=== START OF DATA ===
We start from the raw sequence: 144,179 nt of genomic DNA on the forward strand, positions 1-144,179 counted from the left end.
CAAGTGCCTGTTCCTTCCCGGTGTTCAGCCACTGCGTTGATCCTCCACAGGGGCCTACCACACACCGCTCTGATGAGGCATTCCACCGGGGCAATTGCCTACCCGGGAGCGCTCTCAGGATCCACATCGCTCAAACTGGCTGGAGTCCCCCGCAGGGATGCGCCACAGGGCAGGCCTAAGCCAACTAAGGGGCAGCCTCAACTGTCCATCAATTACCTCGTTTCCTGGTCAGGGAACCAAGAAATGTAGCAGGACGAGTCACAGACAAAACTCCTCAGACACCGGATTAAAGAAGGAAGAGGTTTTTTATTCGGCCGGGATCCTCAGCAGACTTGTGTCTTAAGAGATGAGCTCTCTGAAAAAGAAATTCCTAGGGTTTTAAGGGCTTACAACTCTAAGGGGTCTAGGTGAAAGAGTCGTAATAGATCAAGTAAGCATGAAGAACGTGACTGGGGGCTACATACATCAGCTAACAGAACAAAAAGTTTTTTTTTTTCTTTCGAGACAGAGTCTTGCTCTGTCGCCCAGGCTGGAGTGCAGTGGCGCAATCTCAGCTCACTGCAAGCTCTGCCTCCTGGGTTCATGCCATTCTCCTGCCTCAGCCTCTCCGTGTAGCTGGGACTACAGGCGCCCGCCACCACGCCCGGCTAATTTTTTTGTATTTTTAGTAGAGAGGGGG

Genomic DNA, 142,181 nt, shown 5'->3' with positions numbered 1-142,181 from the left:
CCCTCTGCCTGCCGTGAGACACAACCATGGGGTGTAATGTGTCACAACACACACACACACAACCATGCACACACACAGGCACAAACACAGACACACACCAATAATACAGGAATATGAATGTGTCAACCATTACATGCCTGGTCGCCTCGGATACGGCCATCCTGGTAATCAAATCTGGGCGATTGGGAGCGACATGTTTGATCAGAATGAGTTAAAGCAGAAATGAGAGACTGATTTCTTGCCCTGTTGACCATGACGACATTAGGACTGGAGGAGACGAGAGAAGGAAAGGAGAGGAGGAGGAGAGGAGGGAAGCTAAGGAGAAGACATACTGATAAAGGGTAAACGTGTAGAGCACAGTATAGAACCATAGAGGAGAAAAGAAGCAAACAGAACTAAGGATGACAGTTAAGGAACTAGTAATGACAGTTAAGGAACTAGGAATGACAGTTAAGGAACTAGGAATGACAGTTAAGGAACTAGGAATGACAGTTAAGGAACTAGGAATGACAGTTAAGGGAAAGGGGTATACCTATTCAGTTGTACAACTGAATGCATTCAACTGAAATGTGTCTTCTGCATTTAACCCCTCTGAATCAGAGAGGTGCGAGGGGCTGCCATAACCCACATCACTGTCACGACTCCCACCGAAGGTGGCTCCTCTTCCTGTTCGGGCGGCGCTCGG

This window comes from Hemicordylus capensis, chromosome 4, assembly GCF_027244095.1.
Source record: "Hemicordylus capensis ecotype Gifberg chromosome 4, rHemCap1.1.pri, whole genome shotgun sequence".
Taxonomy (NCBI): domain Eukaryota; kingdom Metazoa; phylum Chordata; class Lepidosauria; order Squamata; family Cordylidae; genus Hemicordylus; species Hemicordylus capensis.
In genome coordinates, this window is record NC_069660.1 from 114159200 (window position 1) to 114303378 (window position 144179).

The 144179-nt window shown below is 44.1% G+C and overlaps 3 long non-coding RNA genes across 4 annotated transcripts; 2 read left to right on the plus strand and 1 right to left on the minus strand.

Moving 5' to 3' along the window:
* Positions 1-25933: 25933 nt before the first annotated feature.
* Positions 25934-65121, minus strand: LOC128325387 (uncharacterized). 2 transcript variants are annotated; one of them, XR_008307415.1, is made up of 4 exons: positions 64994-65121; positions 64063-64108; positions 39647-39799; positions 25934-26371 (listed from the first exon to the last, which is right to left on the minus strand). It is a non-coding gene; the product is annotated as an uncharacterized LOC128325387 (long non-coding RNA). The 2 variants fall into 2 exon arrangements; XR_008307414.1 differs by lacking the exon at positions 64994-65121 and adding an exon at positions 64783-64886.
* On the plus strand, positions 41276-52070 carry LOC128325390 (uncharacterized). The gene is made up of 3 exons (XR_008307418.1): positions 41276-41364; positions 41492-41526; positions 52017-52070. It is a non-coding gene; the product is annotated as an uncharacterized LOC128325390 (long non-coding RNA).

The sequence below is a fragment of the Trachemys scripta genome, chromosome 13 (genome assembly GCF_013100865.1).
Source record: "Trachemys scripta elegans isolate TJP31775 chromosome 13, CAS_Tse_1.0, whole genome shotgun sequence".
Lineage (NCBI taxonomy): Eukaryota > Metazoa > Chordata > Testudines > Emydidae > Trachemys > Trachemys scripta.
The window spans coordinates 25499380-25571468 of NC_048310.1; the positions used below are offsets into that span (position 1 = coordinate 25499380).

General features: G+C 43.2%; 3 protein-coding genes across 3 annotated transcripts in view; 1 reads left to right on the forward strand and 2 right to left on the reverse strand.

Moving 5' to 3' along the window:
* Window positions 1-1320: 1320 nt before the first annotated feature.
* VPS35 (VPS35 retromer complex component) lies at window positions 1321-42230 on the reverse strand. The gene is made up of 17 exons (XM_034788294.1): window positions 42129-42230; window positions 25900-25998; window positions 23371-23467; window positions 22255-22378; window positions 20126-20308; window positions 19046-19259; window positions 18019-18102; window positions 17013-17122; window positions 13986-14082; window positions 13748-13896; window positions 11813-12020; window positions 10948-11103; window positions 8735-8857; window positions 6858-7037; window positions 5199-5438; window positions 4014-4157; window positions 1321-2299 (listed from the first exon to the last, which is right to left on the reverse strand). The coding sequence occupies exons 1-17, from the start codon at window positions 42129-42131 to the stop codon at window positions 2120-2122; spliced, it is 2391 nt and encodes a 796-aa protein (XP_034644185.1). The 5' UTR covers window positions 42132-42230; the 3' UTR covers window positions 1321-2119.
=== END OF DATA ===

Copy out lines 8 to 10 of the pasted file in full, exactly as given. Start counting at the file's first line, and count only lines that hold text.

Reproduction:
In genome coordinates, this window is record NC_069660.1 from 114159200 (window position 1) to 114303378 (window position 144179).

The 144179-nt window shown below is 44.1% G+C and overlaps 3 long non-coding RNA genes across 4 annotated transcripts; 2 read left to right on the plus strand and 1 right to left on the minus strand.

Moving 5' to 3' along the window: